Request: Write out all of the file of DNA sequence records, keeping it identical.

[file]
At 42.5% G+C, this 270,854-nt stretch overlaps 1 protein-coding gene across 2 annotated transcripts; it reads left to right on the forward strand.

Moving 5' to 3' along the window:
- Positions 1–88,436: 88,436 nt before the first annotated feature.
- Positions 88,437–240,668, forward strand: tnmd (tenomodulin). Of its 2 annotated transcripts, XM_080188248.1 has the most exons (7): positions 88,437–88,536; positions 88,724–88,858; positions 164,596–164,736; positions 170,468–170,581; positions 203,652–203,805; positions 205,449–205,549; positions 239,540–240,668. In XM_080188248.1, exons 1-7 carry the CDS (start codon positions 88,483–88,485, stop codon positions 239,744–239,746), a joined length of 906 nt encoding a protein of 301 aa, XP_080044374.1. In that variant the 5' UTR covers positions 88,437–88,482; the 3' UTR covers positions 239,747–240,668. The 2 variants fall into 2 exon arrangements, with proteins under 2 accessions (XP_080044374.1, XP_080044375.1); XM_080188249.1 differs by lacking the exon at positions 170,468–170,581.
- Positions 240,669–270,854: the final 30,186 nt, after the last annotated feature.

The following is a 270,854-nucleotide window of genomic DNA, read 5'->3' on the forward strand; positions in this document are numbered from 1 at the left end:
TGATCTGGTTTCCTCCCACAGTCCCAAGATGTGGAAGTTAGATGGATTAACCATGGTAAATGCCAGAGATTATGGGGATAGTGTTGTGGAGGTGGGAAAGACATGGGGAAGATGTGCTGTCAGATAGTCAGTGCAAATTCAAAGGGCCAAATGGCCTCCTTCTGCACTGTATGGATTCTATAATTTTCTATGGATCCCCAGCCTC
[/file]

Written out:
At 42.5% G+C, this 270,854-nt stretch overlaps 1 protein-coding gene across 2 annotated transcripts; it reads left to right on the forward strand.

Moving 5' to 3' along the window:
- Positions 1–88,436: 88,436 nt before the first annotated feature.
- Positions 88,437–240,668, forward strand: tnmd (tenomodulin). Of its 2 annotated transcripts, XM_080188248.1 has the most exons (7): positions 88,437–88,536; positions 88,724–88,858; positions 164,596–164,736; positions 170,468–170,581; positions 203,652–203,805; positions 205,449–205,549; positions 239,540–240,668. In XM_080188248.1, exons 1-7 carry the CDS (start codon positions 88,483–88,485, stop codon positions 239,744–239,746), a joined length of 906 nt encoding a protein of 301 aa, XP_080044374.1. In that variant the 5' UTR covers positions 88,437–88,482; the 3' UTR covers positions 239,747–240,668. The 2 variants fall into 2 exon arrangements, with proteins under 2 accessions (XP_080044374.1, XP_080044375.1); XM_080188249.1 differs by lacking the exon at positions 170,468–170,581.
- Positions 240,669–270,854: the final 30,186 nt, after the last annotated feature.

The following is a 270,854-nucleotide window of genomic DNA, read 5'->3' on the forward strand; positions in this document are numbered from 1 at the left end:
TGATCTGGTTTCCTCCCACAGTCCCAAGATGTGGAAGTTAGATGGATTAACCATGGTAAATGCCAGAGATTATGGGGATAGTGTTGTGGAGGTGGGAAAGACATGGGGAAGATGTGCTGTCAGATAGTCAGTGCAAATTCAAAGGGCCAAATGGCCTCCTTCTGCACTGTATGGATTCTATAATTTTCTATGGATCCCCAGCCTC